I have, in my "working" library, the Modern Catholic Dictionary, written, or at least compiled, by Father John A. Hardon, S.J.. This was published in 1980. It claims to be the first new Catholic dictionary published since the second Vatican Council.
Its amazing what you can find in the "Dead Book Sale" of a small community college.
I found four entries to be quite interesting, those on faith and belief and those on intellect and reason.
The relationship between these pairs is, to me, fascinating. Briefly, faith and belief have to do with the acceptance of another, trusting that they know what they are talking about and are being honest in what they are saying. The difference between them is two-fold: 1) Faith has a stronger level of trust than belief, 2) Faith is an act of of the mind whereas belief is an act of the will.
That second part is really interesting. Belief is without recourse to reason, it is only an act of will (not in the occult sense). Faith, though, is much more, it is not just an act of will, though it is that, it also requires employment of reason. This reminds me of Medieval and Renaissance traditions, both Jewish and Christian (and I'd imagine Muslim as well) that support of reason is necessary for any real understanding of God. The requirement of reason for faith also pulls it away from popular uses of the term that really suggest "blind faith", which is now nearly a contradiction of terms.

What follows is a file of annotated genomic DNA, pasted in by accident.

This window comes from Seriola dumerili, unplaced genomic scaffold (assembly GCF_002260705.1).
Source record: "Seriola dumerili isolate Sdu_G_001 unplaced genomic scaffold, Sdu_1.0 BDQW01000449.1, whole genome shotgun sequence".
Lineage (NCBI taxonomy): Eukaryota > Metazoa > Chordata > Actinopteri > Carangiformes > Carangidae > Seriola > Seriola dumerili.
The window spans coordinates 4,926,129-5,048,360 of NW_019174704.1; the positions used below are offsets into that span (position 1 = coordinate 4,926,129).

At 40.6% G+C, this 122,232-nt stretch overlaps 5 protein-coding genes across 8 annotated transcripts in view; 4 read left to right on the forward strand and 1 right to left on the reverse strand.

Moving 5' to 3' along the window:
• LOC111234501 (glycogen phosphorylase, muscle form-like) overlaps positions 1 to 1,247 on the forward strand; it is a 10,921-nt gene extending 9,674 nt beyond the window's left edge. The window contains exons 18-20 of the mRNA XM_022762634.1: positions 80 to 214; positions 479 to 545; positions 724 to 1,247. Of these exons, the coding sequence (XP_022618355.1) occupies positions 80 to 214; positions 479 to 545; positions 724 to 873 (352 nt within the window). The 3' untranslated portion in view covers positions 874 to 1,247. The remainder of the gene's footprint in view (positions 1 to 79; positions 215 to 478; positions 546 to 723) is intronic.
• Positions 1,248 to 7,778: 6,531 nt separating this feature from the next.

Intellect and reason stand in a similar relationship. Reason is a process through which we analyse and employ evidence. Intellect, though, is the faculty through which we recognize truth, regardless of a process of reason. It is still a way of thinking, but one that transcends the necessity of, or recourse to, the senses or imagination. A kind of gnosis.
The mystical theology of the desert father Evagrius Ponticus describes a spiritual process that moves from faith to gnosis, with gnosis being the culmination of faith.
I don't really have a point to any of this. I just thought it was interesting.